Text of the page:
Zimbabwe's last chance

March 13, 2006|By GIDEON MALTZ

It is time to acknowledge that the international community's strategy on Zimbabwe has failed.

Robert G. Mugabe's regime has survived even as the economy deteriorates further (unemployment is above 70 percent, and gross domestic product will decline another 7 percent this year) and personal freedom suffers greater assaults (the recent "drive out the rubbish" campaign left 700,000 people homeless).

Indeed, with the opposition Movement for Democratic Change (MDC) on the verge of collapse - following a bitter fight over whether to boycott the recent Senate elections and after years of sustained government pressure - the regime has a stronger grasp on power than ever. Doddering though he may be, Mr. Mugabe, who recently turned 82, has foiled the pressure of the United States and Britain and the quiet diplomacy of his neighbors in southern Africa.

Predictions of imminent change still crop up in Western newspapers on the occasion of every new crisis in Zimbabwe. But these predictions have not come to bear, and they likely will not. So long as Mr. Mugabe reigns, his Zimbabwe African National Union-Patriotic Front (ZANU-PF) regime will survive.

The international community tried to change things. It embarked on a strategy of concerted economic and diplomatic pressure to weaken the Mugabe regime, trying to force it to either back down or submit to the democratic opposition. It's clear that strategy has failed.

It is, therefore, time to focus international attention on the prospect of Zimbabwe's only genuine political opening in the years ahead: the exit of Mr. Mugabe, whether through retirement or death, which will leave the regime internally and externally vulnerable.

Internally, the ZANU-PF regime without Mr. Mugabe at the helm will be uniquely susceptible in an election. In sub-Saharan Africa, opposition candidates have won post-transitional elections only 5 percent of the time against incumbents but 33 percent of the time against regimes' designated successors.

The most important reason for that is the incumbent's exit removes the regime's glue. The regime fractures into competing factions and is left with a substantially reduced capacity to repress the political opposition and rig an election.

In Kenya, after President Daniel T. arap Moi, and in Ghana, after President Jerry J. Rawlings, the regimes did not - could not - resort to all the dirty tactics that they certainly would have used had the incumbents run. In turn, these political openings have tended to galvanize the fractured opposition to successfully cooperate.

A ZANU-PF that is deeply unpopular, badly fractured among ethnic groups and between moderates and hard-liners (the expulsion of the information minister, Jonathan Moyo, is the beginning) and facing a reinvigorated opposition will not likely be able to effectively rig elections, let alone win the popular vote.

It will be critical, then, that presidential elections be held within a year of Mr. Mugabe's exit, before the regime has too much time to consolidate. If Mr. Mugabe's exit does not occur within that window before the 2008 elections, then international, and particularly regional, pressure will be crucial in forcing early elections.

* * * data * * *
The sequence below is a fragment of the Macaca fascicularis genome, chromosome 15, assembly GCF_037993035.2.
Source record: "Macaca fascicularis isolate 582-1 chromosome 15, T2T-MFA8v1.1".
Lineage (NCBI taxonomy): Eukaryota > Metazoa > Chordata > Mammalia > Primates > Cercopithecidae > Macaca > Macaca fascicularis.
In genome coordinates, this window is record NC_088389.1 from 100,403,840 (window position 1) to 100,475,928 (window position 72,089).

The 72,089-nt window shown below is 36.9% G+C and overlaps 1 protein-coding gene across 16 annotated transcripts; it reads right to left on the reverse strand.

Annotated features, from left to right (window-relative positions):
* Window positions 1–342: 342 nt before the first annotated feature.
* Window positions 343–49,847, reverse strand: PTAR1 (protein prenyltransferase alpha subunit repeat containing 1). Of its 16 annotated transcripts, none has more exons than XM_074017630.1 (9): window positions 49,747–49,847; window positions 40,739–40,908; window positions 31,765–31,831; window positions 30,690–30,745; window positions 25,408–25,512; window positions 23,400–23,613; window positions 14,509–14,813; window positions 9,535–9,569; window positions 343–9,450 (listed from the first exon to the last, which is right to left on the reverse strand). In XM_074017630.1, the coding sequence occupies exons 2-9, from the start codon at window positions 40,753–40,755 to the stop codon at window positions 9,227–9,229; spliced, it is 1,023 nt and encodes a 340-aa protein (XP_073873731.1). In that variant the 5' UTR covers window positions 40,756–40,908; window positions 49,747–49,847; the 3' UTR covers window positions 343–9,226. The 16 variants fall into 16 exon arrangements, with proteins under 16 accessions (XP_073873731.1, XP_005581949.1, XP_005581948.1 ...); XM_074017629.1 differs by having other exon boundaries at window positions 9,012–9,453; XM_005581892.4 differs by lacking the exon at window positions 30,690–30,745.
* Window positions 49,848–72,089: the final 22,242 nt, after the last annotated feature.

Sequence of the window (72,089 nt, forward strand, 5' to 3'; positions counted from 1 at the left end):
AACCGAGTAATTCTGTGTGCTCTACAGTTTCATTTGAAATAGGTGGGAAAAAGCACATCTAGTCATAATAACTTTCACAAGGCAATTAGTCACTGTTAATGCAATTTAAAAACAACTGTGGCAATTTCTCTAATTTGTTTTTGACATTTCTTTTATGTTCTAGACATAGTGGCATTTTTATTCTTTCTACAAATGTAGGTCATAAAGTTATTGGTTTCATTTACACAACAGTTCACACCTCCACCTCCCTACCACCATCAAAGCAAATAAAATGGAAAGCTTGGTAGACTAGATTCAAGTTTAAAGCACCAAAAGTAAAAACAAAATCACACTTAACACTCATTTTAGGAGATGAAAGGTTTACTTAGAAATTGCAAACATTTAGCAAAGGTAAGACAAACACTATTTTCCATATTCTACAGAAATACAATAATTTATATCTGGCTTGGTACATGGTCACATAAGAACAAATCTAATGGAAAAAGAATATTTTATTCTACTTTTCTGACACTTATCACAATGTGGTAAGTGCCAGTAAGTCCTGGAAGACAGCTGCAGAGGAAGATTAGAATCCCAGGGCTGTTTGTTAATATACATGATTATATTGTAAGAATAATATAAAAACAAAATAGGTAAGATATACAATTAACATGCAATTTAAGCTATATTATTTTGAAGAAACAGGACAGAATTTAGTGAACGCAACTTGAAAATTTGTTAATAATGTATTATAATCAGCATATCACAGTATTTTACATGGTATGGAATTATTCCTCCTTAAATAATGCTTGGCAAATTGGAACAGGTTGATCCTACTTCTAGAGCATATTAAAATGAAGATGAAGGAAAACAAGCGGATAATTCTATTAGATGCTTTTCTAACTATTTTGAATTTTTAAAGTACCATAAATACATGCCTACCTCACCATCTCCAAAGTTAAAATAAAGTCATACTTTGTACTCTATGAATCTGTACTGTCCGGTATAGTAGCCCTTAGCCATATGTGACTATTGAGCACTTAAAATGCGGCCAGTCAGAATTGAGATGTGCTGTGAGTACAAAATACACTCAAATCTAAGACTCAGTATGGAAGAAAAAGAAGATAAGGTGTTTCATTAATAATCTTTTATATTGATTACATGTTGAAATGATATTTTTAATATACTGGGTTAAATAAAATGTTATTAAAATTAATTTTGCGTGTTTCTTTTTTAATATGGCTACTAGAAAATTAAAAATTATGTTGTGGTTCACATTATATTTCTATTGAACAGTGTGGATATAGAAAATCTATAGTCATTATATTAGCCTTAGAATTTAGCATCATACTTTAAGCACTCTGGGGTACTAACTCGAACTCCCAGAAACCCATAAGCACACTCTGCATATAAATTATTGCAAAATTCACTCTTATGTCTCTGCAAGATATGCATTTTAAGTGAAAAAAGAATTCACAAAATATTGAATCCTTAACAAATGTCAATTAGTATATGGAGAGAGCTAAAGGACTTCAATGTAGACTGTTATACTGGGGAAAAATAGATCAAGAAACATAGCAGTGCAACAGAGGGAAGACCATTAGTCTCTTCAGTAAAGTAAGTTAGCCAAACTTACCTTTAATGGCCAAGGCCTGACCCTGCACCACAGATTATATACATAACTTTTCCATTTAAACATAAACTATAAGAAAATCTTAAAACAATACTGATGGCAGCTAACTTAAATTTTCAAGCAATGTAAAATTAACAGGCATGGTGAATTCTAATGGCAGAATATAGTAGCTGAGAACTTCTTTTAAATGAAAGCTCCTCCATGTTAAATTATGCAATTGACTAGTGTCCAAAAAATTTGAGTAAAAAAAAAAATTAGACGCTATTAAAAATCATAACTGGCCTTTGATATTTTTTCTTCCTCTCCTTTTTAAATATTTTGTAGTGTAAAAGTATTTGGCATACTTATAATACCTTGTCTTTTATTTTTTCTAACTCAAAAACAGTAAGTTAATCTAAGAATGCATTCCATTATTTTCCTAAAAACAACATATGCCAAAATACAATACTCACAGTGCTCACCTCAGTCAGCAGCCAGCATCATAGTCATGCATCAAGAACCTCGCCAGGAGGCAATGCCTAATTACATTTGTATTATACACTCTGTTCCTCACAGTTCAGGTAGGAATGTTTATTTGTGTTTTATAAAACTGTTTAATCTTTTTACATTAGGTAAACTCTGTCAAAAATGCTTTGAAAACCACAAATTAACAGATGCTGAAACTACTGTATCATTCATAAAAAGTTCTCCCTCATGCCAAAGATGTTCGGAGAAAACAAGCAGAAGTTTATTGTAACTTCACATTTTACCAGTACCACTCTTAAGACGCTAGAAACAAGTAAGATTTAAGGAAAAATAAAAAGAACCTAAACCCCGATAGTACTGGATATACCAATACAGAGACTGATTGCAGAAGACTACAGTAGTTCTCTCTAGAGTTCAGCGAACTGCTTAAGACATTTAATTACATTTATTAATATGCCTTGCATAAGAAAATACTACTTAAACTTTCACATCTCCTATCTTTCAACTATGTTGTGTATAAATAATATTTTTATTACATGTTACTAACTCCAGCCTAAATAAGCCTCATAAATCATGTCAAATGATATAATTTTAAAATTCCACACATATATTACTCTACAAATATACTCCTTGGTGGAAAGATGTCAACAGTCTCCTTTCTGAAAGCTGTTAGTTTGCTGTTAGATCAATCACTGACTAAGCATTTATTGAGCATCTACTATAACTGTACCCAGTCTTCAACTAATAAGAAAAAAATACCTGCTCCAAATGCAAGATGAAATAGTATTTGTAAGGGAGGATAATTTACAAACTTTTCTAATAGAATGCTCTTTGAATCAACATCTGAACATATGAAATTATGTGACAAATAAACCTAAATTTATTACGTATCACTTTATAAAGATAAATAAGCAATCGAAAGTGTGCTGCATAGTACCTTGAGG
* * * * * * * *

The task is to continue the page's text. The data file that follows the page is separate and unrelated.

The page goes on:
Externally, Mr. Mugabe's exit may prompt genuine regional pressure. Analysts have long emphasized that international pressure requires the support of Zimbabwe's neighbors - especially South Africa - that have significant political and economic leverage. But to the great frustration of Western governments, southern African countries have thus far refused to publicly challenge Mr. Mugabe.

Their reluctance has much to do with Mr. Mugabe's status as a hero of Zimbabwe's anti-colonial struggle and a champion of liberation struggles elsewhere. Southern African nations will have much greater political room to apply real pressure on Zimbabwe when its leader lacks such credentials.

Simultaneously, the prospect of an altogether different level of violence might shake the complacency of southern African nations. Zimbabwe's implosion has not, thus far, been entirely bad for its neighbors. They have benefited from the elimination of economic competition and from the influx of professionals, and they have retained confidence that Mr. Mugabe can keep control.

But there is a real danger, if a post-Mugabe Zimbabwe is not handled adroitly, that elements of the opposition, disaffected war veterans and youth militia and losers in the ZANU-PF factional battle will take up arms and plunge Zimbabwe into civil war.

This specter should push neighboring countries to step up their efforts, especially to press the post-Mugabe regime to hold new presidential elections and encourage moderate elements within ZANU-PF.

Notwithstanding its occasional fulminations against Zimbabwe, the United States has failed in its efforts to unseat Mr. Mugabe's regime. The United States should focus now on his eventual exit by helping the MDC to overcome its bitter infighting and engaging Zimbabwe's neighbors, especially South Africa, in vigorous diplomacy, pushing them to prepare for the occasion.

The stakes could not be higher, for if the post-Mugabe period is the first genuine opportunity for political change in Zimbabwe, it may also be the last for some time.

Gideon Maltz is a fellow at the Center on Democracy, Development and Rule of Law at Stanford University. His e-mail is gideon_maltz@yahoo.com.

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